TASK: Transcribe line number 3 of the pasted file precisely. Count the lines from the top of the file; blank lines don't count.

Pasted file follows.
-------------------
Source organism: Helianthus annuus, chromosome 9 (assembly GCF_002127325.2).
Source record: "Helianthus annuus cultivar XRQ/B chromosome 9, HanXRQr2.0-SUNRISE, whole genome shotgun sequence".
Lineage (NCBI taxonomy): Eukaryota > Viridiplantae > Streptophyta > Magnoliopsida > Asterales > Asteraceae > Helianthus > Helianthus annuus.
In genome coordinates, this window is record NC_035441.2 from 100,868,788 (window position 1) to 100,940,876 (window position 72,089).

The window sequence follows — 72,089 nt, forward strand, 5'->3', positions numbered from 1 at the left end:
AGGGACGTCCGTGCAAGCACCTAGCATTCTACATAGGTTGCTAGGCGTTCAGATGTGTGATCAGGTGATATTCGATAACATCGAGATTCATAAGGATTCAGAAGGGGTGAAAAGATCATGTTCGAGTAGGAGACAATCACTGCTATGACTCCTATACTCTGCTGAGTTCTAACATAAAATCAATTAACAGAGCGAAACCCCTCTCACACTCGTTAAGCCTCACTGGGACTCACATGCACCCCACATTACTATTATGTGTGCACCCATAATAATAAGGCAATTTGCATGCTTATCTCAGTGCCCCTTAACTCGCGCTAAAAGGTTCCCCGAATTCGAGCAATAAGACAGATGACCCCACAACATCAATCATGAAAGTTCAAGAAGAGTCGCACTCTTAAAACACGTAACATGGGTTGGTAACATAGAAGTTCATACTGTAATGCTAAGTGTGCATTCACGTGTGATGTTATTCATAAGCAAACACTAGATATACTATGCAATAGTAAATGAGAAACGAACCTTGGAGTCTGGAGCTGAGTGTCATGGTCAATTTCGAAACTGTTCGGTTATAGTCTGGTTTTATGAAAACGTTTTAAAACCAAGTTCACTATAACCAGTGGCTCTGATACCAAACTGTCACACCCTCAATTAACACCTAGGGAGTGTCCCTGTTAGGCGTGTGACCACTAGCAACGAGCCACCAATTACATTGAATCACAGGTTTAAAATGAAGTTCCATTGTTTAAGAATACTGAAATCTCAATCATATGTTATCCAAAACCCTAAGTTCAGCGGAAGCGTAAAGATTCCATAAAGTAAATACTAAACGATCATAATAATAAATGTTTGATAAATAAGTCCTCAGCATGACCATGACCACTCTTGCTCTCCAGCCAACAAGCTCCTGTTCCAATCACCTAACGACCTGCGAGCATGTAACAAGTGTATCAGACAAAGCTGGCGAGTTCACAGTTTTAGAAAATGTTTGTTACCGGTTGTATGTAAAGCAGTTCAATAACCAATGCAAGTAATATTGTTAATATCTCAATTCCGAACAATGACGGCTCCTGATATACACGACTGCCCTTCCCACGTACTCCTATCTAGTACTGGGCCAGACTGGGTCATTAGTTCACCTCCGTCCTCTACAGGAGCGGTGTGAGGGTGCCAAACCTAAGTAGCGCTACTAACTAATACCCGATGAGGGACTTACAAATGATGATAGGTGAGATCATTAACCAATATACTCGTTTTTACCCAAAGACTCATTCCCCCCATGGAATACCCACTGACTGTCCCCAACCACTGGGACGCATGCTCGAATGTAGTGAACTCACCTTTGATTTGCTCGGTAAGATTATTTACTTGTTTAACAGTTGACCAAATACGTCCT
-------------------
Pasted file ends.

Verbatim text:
Lineage (NCBI taxonomy): Eukaryota > Viridiplantae > Streptophyta > Magnoliopsida > Asterales > Asteraceae > Helianthus > Helianthus annuus.